Some elements of gardening can be built in once and then left to do their own thing, which can mean the time you spend working on it is at a minimal.

Another great thing about gardening is the gradual nature of it. A garden doesn’t have to be built in a week. There are many different plants and flowers that grow at different speeds so if you can spend an hour here and there across several weeks and months, you can still have a functional and aesthetically pleasing garden to enjoy.

Jobs like watering and weeding that many people think may be time-consuming can be done in ten or fifteen minute bursts, meaning they can fit nicely into even the busiest of schedules.

Gardening is for Older People

For many people, gardening is seen as something that the older generation do.

This is far from the truth though.

For example, a recent study found four in five 18–34-year-olds think that gardening is ‘cool’.

There are other studies that have also found a huge percentage of millennials like the idea of gardening.

So why is this misconception still commonly heard?

Well, maybe years ago more older people who were of retirement age had the chance to get outside and realise the wonders of gardening.

Since the lockdown though, when many people spent a lot more time in their gardens, the popularity of this activity has increased massively in the younger generation, and you can now find people of all ages with a growing interest in horticulture, landscaping, and garden design.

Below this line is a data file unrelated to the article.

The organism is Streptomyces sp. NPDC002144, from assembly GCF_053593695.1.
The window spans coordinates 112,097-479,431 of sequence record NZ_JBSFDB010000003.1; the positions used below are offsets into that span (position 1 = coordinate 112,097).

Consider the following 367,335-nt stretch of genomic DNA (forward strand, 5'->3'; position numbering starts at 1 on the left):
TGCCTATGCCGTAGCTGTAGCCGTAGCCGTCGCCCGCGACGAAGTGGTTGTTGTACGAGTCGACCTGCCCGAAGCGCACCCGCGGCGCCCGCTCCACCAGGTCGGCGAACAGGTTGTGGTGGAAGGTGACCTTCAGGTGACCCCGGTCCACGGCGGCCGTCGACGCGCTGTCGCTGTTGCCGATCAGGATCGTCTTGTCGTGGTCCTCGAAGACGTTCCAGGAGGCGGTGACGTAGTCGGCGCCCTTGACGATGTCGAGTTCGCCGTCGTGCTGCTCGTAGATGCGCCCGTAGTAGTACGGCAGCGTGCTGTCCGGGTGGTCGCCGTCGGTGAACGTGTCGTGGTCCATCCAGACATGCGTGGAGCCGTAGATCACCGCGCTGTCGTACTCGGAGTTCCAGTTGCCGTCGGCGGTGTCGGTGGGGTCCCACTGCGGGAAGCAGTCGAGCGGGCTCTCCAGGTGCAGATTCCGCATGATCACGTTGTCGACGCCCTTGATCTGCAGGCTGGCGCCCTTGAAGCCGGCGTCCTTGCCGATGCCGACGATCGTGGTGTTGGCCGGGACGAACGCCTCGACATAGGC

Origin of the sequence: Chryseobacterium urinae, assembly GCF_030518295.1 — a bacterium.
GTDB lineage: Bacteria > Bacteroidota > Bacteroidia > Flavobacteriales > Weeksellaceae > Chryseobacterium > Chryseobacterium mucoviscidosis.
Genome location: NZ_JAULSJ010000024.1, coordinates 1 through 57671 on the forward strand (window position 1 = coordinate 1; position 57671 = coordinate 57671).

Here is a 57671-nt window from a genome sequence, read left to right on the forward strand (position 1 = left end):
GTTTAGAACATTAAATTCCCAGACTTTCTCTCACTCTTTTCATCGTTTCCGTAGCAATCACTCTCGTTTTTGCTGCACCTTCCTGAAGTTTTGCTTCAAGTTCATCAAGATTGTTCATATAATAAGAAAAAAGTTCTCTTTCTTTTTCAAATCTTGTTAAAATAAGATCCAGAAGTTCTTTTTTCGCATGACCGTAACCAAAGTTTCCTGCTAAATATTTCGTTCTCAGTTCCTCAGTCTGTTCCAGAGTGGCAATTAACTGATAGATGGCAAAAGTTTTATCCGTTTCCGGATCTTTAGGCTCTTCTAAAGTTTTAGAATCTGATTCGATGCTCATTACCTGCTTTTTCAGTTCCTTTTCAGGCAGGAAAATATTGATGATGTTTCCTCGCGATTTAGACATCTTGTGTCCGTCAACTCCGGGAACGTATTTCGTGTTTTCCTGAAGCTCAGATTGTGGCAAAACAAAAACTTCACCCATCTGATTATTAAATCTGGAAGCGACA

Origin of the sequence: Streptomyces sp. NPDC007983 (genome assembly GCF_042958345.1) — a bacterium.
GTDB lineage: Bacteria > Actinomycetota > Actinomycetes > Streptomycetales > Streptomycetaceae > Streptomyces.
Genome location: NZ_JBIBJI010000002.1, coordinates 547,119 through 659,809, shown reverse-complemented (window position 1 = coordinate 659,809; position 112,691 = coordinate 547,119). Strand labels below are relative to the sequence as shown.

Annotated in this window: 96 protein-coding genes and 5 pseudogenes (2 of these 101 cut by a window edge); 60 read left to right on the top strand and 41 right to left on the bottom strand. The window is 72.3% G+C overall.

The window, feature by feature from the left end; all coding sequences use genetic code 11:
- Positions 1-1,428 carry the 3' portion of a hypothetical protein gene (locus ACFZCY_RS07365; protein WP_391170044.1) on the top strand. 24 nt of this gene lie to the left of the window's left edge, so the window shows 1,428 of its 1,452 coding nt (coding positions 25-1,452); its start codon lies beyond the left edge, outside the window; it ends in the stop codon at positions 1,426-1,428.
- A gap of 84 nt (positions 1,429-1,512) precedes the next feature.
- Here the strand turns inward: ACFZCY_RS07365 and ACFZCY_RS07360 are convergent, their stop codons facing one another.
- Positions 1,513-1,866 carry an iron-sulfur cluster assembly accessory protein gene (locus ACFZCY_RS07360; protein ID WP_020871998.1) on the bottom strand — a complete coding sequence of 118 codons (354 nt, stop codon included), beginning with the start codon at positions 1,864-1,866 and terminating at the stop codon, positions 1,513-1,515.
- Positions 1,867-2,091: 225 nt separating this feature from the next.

It’s Not for People Who Live in Apartments or Flats

If you live in flats or an apartment, and your only outside space is a balcony for example, then you may feel that gardening isn’t for you.

While it is tricky to do it without a fully sized garden, there are still some elements that you can enjoy.

If you do have a balcony, why not do some vertical gardening like we mentioned earlier.

Container gardening, indoor gardening, and community gardening are all ways for people to try their hand at growing flowers or transforming spaces, so don’t feel like you are excluded from gardening due to a lack of a garden.

If you really want to get involved, and your house is already full of plants and flowers in various different containers, then why not look into some community projects around your area.

Places like parks and community gardens are often looking for volunteers who are willing to chip in and help out, and this can be a great way to start your gardening career.

You Need to Have a Green Thumb to be a Good Gardener

There are many characteristics that make a great gardener.

Like most skills in life, there isn’t just one thing that makes someone a good gardener.

In fact, there are many different elements to becoming a key member of our team. Do you have an eye for detail? A passion for all things natural? Or you’re great with tools?

There are many different roles that falls under the umbrella of being a gardener. You may be someone who works with plants and flowers all day, or alternatively you may be putting up fencing or a pergola.

To be a great gardener, you don’t need to be born a natural. As long as you are willing to work, happy to put the time in to research the role, and ready to really understand the role you are being asked to perform, then you are sure to be an asset to your team.

shovel in mud

The Southwest London Gardener

A great gardener comes in all shapes and sizes, and whether you have acres of outside space on your home, or nothing but a balcony, you can try your hand at growing some plants and making the most of your outside space today.

If you think you may be ready to embrace the joy of gardening, why not look at becoming part of a team, such as The Southwest London Gardener.

We are always open to hearing from new and exciting applicants, so get in touch today if this sounds like you.